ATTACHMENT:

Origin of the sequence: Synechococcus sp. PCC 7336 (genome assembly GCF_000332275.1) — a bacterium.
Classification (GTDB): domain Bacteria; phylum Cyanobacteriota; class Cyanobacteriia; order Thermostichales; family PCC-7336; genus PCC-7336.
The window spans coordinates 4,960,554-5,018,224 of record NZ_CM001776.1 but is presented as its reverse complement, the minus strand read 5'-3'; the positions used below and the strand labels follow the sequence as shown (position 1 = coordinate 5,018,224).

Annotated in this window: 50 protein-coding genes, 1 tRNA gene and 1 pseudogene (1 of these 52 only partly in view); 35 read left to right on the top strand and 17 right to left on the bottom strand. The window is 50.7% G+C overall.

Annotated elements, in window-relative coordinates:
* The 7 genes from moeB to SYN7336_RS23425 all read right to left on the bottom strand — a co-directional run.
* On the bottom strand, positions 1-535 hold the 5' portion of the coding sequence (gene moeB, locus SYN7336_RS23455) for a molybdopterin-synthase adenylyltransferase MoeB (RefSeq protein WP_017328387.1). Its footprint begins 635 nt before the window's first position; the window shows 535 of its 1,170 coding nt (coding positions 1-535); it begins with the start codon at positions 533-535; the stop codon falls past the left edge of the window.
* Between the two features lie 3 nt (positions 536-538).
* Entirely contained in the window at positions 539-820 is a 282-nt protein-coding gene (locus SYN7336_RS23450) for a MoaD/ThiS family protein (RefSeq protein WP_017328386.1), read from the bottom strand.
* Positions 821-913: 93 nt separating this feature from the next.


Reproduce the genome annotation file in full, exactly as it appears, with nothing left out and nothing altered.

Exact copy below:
Origin of the sequence: Synechococcus sp. PCC 7336 (genome assembly GCF_000332275.1) — a bacterium.
Classification (GTDB): domain Bacteria; phylum Cyanobacteriota; class Cyanobacteriia; order Thermostichales; family PCC-7336; genus PCC-7336.
The window spans coordinates 4,960,554-5,018,224 of record NZ_CM001776.1 but is presented as its reverse complement, the minus strand read 5'-3'; the positions used below and the strand labels follow the sequence as shown (position 1 = coordinate 5,018,224).

Annotated in this window: 50 protein-coding genes, 1 tRNA gene and 1 pseudogene (1 of these 52 only partly in view); 35 read left to right on the top strand and 17 right to left on the bottom strand. The window is 50.7% G+C overall.

Annotated elements, in window-relative coordinates:
* The 7 genes from moeB to SYN7336_RS23425 all read right to left on the bottom strand — a co-directional run.
* On the bottom strand, positions 1-535 hold the 5' portion of the coding sequence (gene moeB, locus SYN7336_RS23455) for a molybdopterin-synthase adenylyltransferase MoeB (RefSeq protein WP_017328387.1). Its footprint begins 635 nt before the window's first position; the window shows 535 of its 1,170 coding nt (coding positions 1-535); it begins with the start codon at positions 533-535; the stop codon falls past the left edge of the window.
* Between the two features lie 3 nt (positions 536-538).
* Entirely contained in the window at positions 539-820 is a 282-nt protein-coding gene (locus SYN7336_RS23450) for a MoaD/ThiS family protein (RefSeq protein WP_017328386.1), read from the bottom strand.
* Positions 821-913: 93 nt separating this feature from the next.